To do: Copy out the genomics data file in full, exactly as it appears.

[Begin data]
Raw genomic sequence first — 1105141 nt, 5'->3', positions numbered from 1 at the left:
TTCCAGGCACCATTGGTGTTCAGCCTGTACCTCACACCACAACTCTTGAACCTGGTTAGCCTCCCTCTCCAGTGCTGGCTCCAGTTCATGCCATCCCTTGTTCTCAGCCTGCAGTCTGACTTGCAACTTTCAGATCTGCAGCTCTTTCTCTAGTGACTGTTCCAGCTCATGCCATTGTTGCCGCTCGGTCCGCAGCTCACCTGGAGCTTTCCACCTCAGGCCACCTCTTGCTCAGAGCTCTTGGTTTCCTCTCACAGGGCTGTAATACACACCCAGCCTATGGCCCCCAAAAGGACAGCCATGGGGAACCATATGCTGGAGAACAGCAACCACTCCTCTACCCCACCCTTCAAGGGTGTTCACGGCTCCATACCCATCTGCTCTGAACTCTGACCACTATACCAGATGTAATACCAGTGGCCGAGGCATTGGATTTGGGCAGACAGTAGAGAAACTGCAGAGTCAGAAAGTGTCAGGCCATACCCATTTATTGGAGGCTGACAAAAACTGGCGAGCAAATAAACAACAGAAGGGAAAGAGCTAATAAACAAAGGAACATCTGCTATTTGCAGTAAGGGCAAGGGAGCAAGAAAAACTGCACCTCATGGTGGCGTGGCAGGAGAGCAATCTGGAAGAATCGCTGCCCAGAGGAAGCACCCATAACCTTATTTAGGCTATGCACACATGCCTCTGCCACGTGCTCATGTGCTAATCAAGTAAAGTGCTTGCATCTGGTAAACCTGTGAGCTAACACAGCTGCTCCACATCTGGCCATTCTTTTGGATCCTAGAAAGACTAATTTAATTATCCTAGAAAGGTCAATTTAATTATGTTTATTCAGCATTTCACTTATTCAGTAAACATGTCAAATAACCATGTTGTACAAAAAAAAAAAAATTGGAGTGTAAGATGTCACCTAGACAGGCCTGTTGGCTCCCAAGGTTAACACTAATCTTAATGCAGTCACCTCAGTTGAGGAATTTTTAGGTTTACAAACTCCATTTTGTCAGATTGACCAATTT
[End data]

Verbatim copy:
Raw genomic sequence first — 1105141 nt, 5'->3', positions numbered from 1 at the left:
TTCCAGGCACCATTGGTGTTCAGCCTGTACCTCACACCACAACTCTTGAACCTGGTTAGCCTCCCTCTCCAGTGCTGGCTCCAGTTCATGCCATCCCTTGTTCTCAGCCTGCAGTCTGACTTGCAACTTTCAGATCTGCAGCTCTTTCTCTAGTGACTGTTCCAGCTCATGCCATTGTTGCCGCTCGGTCCGCAGCTCACCTGGAGCTTTCCACCTCAGGCCACCTCTTGCTCAGAGCTCTTGGTTTCCTCTCACAGGGCTGTAATACACACCCAGCCTATGGCCCCCAAAAGGACAGCCATGGGGAACCATATGCTGGAGAACAGCAACCACTCCTCTACCCCACCCTTCAAGGGTGTTCACGGCTCCATACCCATCTGCTCTGAACTCTGACCACTATACCAGATGTAATACCAGTGGCCGAGGCATTGGATTTGGGCAGACAGTAGAGAAACTGCAGAGTCAGAAAGTGTCAGGCCATACCCATTTATTGGAGGCTGACAAAAACTGGCGAGCAAATAAACAACAGAAGGGAAAGAGCTAATAAACAAAGGAACATCTGCTATTTGCAGTAAGGGCAAGGGAGCAAGAAAAACTGCACCTCATGGTGGCGTGGCAGGAGAGCAATCTGGAAGAATCGCTGCCCAGAGGAAGCACCCATAACCTTATTTAGGCTATGCACACATGCCTCTGCCACGTGCTCATGTGCTAATCAAGTAAAGTGCTTGCATCTGGTAAACCTGTGAGCTAACACAGCTGCTCCACATCTGGCCATTCTTTTGGATCCTAGAAAGACTAATTTAATTATCCTAGAAAGGTCAATTTAATTATGTTTATTCAGCATTTCACTTATTCAGTAAACATGTCAAATAACCATGTTGTACAAAAAAAAAAAAATTGGAGTGTAAGATGTCACCTAGACAGGCCTGTTGGCTCCCAAGGTTAACACTAATCTTAATGCAGTCACCTCAGTTGAGGAATTTTTAGGTTTACAAACTCCATTTTGTCAGATTGACCAATTT